Strategic vs. Marketing Plans • Strategic planning is concerned about the overall direction of the business. • It is concerned with marketing, of course. • But it also involves decision-making about production and operations, finance, human resource management and other business issues. • The objective of a strategic plan is to set the direction of a business and create its shape so that the products and services it provides meet the overall business objectives. • Marketing has a key role to play in strategic planning, because it is the job of marketing management to understand and manage the links between the business and the “environment”. Sometimes this is quite a straightforward task. • For example, in many small businesses there is only one geographical market and a limited number of products (perhaps only one product!). • However, consider the challenge faced by marketing management in a multinational business, with hundreds of business units located around the globe, producing a wide range of products. • Keeping control of marketing decision-making in such a complex situation calls for well-organised marketing planning.
Key issues in strategic and marketing planning? • The following questions are key in the marketing and strategic planning process: • Where are we now? • How did we get there? • Where are we heading? • Where would we like to be? • How do we get there? • Are we on course? • A marketing plan helps to: • The ability of a business to achieve profitable sales is impacted by dozens of environmental factors, many of which are inter-connected • Identify sources of competitive advantage • Gain commitment to a strategy • Get resources needed to invest in and build the business • Inform stakeholders in the business • Set objectives and strategies • Measure performance
Step 1: Analyze the situation • Situational analysis: a process planners use, within time and resources constraints, to gather, interpret, and summarize all information relevant to the planning issue under consideration. • Focuses on the internal forces at work in the organization and the influences from the external environment.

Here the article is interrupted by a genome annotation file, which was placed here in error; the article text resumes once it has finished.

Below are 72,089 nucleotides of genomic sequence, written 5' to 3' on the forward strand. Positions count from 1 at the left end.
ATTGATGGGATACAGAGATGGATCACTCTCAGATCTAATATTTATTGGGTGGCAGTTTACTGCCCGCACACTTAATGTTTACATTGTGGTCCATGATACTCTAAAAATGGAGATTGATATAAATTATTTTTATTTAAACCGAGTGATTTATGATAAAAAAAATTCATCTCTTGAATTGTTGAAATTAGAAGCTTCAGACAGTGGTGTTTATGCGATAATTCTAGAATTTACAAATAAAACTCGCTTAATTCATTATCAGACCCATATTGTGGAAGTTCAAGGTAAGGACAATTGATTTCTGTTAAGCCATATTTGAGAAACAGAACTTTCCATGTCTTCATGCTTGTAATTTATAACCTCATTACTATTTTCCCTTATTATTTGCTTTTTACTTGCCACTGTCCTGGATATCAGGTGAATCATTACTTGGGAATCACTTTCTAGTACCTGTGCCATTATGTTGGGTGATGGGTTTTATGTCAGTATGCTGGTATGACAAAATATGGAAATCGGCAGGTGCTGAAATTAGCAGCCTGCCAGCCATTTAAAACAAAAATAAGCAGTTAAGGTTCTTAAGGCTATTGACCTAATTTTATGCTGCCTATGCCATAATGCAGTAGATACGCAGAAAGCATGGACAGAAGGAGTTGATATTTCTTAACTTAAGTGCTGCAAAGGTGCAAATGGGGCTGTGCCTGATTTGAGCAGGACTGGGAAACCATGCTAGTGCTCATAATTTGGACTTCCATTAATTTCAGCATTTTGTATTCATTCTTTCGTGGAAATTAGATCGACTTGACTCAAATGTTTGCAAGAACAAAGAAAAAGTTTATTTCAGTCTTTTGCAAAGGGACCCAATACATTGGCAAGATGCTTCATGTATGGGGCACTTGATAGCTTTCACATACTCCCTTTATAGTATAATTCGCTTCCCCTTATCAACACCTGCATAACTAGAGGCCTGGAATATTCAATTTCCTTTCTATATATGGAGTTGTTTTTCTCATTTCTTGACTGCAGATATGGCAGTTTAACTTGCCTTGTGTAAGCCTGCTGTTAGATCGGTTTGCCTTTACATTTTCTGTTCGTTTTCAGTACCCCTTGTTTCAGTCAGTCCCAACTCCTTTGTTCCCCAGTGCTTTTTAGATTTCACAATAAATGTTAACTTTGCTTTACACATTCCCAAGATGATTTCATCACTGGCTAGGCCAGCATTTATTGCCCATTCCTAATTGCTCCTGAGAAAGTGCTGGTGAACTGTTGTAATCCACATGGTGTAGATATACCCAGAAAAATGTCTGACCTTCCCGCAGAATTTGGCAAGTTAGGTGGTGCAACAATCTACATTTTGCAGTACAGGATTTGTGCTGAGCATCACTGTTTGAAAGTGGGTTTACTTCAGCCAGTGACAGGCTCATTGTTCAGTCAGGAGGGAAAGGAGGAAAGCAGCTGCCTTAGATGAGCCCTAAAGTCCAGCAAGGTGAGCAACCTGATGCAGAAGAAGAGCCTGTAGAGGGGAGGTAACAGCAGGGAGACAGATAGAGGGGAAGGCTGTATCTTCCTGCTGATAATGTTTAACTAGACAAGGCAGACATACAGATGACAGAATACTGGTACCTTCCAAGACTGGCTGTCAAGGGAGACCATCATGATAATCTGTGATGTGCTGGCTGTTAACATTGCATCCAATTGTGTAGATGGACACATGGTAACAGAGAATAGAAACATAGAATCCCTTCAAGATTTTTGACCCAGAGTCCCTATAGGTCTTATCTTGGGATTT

Step 2: Generate alternative goals and plans • Goals: Target or end that management desires to reach. • Stresses creativity • Encourages managers and employees to think broadly
SMART Goals • Specific: Goals are precise, describing particular behaviors and outcomes. • Measurable: Desired results can be quantified. • Attainable (but challenging): Goals can be achieved, but challenging. • Relevant: Contribute to the organization’s overall mission and be consistent with its values, including ethical standards. • Time-bound: Specify a target date for completion.
Plans • The actions or means managers intend to use to achieve organizational goals. • Single-use plans: designed to achieve a set of goals that are not likely to be repeated in the future. • Standing plans: focus on ongoing activities designed to achieve an enduring set of goals. • Contingency plans: specify actions to take when a company’s initial plans have not worked well or events in the external environment require a sudden change.
Step 3: Evaluate goals and plans • Evaluate advantages, disadvantages, and potential effects of each alternative goal and plan. • Prioritize the goals • Consider the costs of each initiative and the likely investment return.
Step 4: Select goals and plans • Select the most appropriate and feasible alternative. • Identifies the priorities and trade-offs among the goals and plans.
Step 5: Implement the goals and plans • Key to achieving goals • Managers and employees must understand the plan, have the resources to implement it, and be motivated to do so. • Linking the plan to other systems in the organization, such as rewards, helps ensure successful implementation.
Step 6: Monitor and control performance • Monitor actual performance of employees against the goals and plans.